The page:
Joseph Lister was a surgeon who introduced principles of cleanliness and antiseptic routines, which drastically helped to improve survival rates from surgery. Overcoming opposition from within the medical profession, Lister successfully advocated and popularised the preventative methods until it became standard practise. Lister’s work increased the safety of major operations and enabled a greater ranger of surgery to be taken place. He is often referred to as the ‘father of modern surgery.’
Lister was born in Essex to a wealthy Quaker family. Brought up a Quaker, his education had a greater focus on the natural sciences than a classical education, and from this, he gained an interest in comparative anatomy and surgery. From the age of 16, he wished to become a surgeon. In 1848, he enrolled at University College London (one of the few universities open to Quakers), where he studied botany, and later attaining a BA. At the age of 26, he graduated with a Bachelor of Medicine with the Royal College of Surgeons. Writing to his father, he wrote about how much he felt an inner calling to the profession of being a surgeon.
“If the love of surgery is a proof of a person’s being adapted for it, then certainly I am fitted to he a surgeon; for thou can’st hardly conceive what a high degree of enjoyment I am from day to day experiencing in this bloody and butchering department of the healing art. I am more and more delighted with my profession.”
– Joseph Lister – Letter to his father (1853).
In 1846, he was present at the first operation performed with anaesthetic in London. A scientific development which would have important consequences for his life’s work.
In 1854, he moved to Edinburgh where he became an assistant to the famous surgeon James Symes at the Edinburgh Royal Infirmary.
In 1857, he married Agnes Syme, the daughter of his chief surgeon. Agnes was also interested in medical research and became an active partner in Lister’s investigations over the remainder of his life. They were close but had no children.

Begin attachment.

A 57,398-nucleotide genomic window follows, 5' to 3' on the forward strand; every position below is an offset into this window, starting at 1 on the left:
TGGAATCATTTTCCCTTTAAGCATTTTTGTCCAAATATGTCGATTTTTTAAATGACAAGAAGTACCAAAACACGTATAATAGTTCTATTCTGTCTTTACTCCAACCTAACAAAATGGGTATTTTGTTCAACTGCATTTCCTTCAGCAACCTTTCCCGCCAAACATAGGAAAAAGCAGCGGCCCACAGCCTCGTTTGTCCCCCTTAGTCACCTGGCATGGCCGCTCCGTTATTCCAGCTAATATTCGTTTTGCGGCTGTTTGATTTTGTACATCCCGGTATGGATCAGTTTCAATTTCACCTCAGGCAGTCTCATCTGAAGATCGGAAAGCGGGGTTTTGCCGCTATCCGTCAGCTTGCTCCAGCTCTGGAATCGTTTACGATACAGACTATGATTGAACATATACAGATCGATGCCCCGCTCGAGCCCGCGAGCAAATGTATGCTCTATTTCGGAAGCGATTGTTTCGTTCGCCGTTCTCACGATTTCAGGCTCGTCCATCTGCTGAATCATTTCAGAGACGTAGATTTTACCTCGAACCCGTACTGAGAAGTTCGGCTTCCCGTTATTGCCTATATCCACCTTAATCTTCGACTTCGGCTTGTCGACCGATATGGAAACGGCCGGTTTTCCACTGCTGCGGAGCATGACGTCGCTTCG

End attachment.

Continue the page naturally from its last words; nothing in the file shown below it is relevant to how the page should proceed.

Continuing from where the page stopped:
In 1861, he was elected professor of surgery at Glasgow University. While here Lister read an influential paper by Louis Pasteur on germ theory. Pasteur’s works investigated bacteria in food and suggested ways to kill micro-organisms. For food, Pasteur used heat, but Lister tried to find a chemical that would sterilise instruments and human tissue. Lister experimented with the use of carbolic acid. In August 1865, he used Carbolic acid as an antiseptic in the treatment of a young boy with a compound leg fracture from being run over by a cart in the street. Lister was surprised to find that a few days after the operation the bandage treated with carbolic acid did not develop any suppuration (pus) or gangrene. From this promising beginning, Lister developed a procedure for washing clothes, instruments and bandages and sterilising with carbolic acid.
At the time, there was little understanding of the connection between a lack of cleanliness and post-operative infection. It was believed sepsis was spread by bad air – preventative methods included trying to ‘air the hospitals’ around midday. Cleanliness was largely ignored – in fact; surgeons would often wear dirty, bloodstained cloaks as a proud mark of their experience. Lister estimated that in 1861, 45-50% of amputation cases in Glasgow hospital died from sepsis. In fact, at the time, there was a movement to abolish surgery in hospitals because of the very high death rate. However, after Lister introduced his new antiseptic routine in hospitals, he found the mortality rate fell from 45% to 15% in his male accident ward. Lister stated
“previous to its introduction, the 2 large wards in which most of my cases of accident and of operation are treated were amongst the unhealthiest in the whole of surgical division at the Glasgow Royal Infirmary (…) but since the antiseptic treatment has been brought into full operation, (…) my wards (…) have completely changed their character; so that during the last 9 months not a single instance of pyaemia, hospital gangrene or erysipelas has occurred in them.”